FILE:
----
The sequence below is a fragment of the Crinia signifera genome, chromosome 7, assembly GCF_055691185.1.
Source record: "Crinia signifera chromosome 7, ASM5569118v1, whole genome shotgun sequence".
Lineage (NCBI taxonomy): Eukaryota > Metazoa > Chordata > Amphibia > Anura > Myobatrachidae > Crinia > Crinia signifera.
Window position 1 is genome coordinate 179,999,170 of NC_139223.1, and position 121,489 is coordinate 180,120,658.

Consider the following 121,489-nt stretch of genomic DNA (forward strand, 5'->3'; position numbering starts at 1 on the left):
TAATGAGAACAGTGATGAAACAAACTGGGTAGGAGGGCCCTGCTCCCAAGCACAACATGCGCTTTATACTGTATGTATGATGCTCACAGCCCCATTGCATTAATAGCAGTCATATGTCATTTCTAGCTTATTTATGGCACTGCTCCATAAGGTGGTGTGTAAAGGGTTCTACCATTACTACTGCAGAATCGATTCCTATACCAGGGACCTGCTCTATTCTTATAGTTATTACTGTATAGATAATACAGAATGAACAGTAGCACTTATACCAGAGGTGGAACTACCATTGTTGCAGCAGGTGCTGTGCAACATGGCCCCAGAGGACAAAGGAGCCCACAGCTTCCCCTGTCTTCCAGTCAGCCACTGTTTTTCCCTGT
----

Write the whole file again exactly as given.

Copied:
The sequence below is a fragment of the Crinia signifera genome, chromosome 7, assembly GCF_055691185.1.
Source record: "Crinia signifera chromosome 7, ASM5569118v1, whole genome shotgun sequence".
Lineage (NCBI taxonomy): Eukaryota > Metazoa > Chordata > Amphibia > Anura > Myobatrachidae > Crinia > Crinia signifera.
Window position 1 is genome coordinate 179,999,170 of NC_139223.1, and position 121,489 is coordinate 180,120,658.

Consider the following 121,489-nt stretch of genomic DNA (forward strand, 5'->3'; position numbering starts at 1 on the left):
TAATGAGAACAGTGATGAAACAAACTGGGTAGGAGGGCCCTGCTCCCAAGCACAACATGCGCTTTATACTGTATGTATGATGCTCACAGCCCCATTGCATTAATAGCAGTCATATGTCATTTCTAGCTTATTTATGGCACTGCTCCATAAGGTGGTGTGTAAAGGGTTCTACCATTACTACTGCAGAATCGATTCCTATACCAGGGACCTGCTCTATTCTTATAGTTATTACTGTATAGATAATACAGAATGAACAGTAGCACTTATACCAGAGGTGGAACTACCATTGTTGCAGCAGGTGCTGTGCAACATGGCCCCAGAGGACAAAGGAGCCCACAGCTTCCCCTGTCTTCCAGTCAGCCACTGTTTTTCCCTGT